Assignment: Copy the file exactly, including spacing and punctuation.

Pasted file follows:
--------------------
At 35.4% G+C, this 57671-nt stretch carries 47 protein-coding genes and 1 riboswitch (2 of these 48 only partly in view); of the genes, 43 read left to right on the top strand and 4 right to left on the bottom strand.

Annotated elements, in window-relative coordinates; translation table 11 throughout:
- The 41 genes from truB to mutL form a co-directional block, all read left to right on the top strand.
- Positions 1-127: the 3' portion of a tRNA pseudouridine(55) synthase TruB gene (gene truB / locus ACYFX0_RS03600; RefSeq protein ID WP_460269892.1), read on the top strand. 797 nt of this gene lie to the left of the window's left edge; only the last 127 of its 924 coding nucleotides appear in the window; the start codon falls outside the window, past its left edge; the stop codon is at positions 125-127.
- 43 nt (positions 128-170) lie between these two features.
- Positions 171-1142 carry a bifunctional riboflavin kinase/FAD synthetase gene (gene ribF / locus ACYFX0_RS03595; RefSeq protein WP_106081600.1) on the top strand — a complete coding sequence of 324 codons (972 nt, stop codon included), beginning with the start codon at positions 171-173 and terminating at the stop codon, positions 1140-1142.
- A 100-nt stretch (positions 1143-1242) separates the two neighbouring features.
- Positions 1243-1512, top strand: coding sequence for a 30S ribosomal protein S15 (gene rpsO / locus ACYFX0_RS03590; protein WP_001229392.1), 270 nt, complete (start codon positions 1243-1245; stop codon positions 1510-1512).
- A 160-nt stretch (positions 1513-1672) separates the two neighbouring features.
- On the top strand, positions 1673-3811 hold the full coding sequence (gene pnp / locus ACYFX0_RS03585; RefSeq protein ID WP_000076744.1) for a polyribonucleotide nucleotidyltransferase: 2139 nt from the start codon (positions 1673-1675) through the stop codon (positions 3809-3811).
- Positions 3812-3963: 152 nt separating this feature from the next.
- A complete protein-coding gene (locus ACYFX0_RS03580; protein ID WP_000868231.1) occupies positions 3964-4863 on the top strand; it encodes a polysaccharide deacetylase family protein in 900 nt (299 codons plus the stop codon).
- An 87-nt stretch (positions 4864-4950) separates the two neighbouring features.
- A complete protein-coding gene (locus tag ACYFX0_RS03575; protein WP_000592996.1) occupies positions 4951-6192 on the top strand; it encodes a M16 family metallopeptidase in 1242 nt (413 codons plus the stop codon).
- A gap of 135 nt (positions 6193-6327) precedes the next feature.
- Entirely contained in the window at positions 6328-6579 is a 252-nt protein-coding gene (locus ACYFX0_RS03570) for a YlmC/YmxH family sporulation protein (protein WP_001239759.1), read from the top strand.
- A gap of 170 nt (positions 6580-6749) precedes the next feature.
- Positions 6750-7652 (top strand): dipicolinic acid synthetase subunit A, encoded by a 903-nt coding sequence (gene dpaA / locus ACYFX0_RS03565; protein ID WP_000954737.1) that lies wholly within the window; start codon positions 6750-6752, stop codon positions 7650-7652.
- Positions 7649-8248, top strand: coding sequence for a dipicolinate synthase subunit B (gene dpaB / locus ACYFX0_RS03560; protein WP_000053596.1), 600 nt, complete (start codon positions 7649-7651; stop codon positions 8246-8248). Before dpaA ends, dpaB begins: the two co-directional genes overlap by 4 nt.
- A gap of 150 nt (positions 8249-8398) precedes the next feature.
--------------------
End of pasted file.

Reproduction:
At 35.4% G+C, this 57671-nt stretch carries 47 protein-coding genes and 1 riboswitch (2 of these 48 only partly in view); of the genes, 43 read left to right on the top strand and 4 right to left on the bottom strand.

Annotated elements, in window-relative coordinates; translation table 11 throughout:
- The 41 genes from truB to mutL form a co-directional block, all read left to right on the top strand.
- Positions 1-127: the 3' portion of a tRNA pseudouridine(55) synthase TruB gene (gene truB / locus ACYFX0_RS03600; RefSeq protein ID WP_460269892.1), read on the top strand. 797 nt of this gene lie to the left of the window's left edge; only the last 127 of its 924 coding nucleotides appear in the window; the start codon falls outside the window, past its left edge; the stop codon is at positions 125-127.
- 43 nt (positions 128-170) lie between these two features.
- Positions 171-1142 carry a bifunctional riboflavin kinase/FAD synthetase gene (gene ribF / locus ACYFX0_RS03595; RefSeq protein WP_106081600.1) on the top strand — a complete coding sequence of 324 codons (972 nt, stop codon included), beginning with the start codon at positions 171-173 and terminating at the stop codon, positions 1140-1142.
- A 100-nt stretch (positions 1143-1242) separates the two neighbouring features.
- Positions 1243-1512, top strand: coding sequence for a 30S ribosomal protein S15 (gene rpsO / locus ACYFX0_RS03590; protein WP_001229392.1), 270 nt, complete (start codon positions 1243-1245; stop codon positions 1510-1512).
- A 160-nt stretch (positions 1513-1672) separates the two neighbouring features.
- On the top strand, positions 1673-3811 hold the full coding sequence (gene pnp / locus ACYFX0_RS03585; RefSeq protein ID WP_000076744.1) for a polyribonucleotide nucleotidyltransferase: 2139 nt from the start codon (positions 1673-1675) through the stop codon (positions 3809-3811).
- Positions 3812-3963: 152 nt separating this feature from the next.
- A complete protein-coding gene (locus ACYFX0_RS03580; protein ID WP_000868231.1) occupies positions 3964-4863 on the top strand; it encodes a polysaccharide deacetylase family protein in 900 nt (299 codons plus the stop codon).
- An 87-nt stretch (positions 4864-4950) separates the two neighbouring features.
- A complete protein-coding gene (locus tag ACYFX0_RS03575; protein WP_000592996.1) occupies positions 4951-6192 on the top strand; it encodes a M16 family metallopeptidase in 1242 nt (413 codons plus the stop codon).
- A gap of 135 nt (positions 6193-6327) precedes the next feature.
- Entirely contained in the window at positions 6328-6579 is a 252-nt protein-coding gene (locus ACYFX0_RS03570) for a YlmC/YmxH family sporulation protein (protein WP_001239759.1), read from the top strand.
- A gap of 170 nt (positions 6580-6749) precedes the next feature.
- Positions 6750-7652 (top strand): dipicolinic acid synthetase subunit A, encoded by a 903-nt coding sequence (gene dpaA / locus ACYFX0_RS03565; protein ID WP_000954737.1) that lies wholly within the window; start codon positions 6750-6752, stop codon positions 7650-7652.
- Positions 7649-8248, top strand: coding sequence for a dipicolinate synthase subunit B (gene dpaB / locus ACYFX0_RS03560; protein WP_000053596.1), 600 nt, complete (start codon positions 7649-7651; stop codon positions 8246-8248). Before dpaA ends, dpaB begins: the two co-directional genes overlap by 4 nt.
- A gap of 150 nt (positions 8249-8398) precedes the next feature.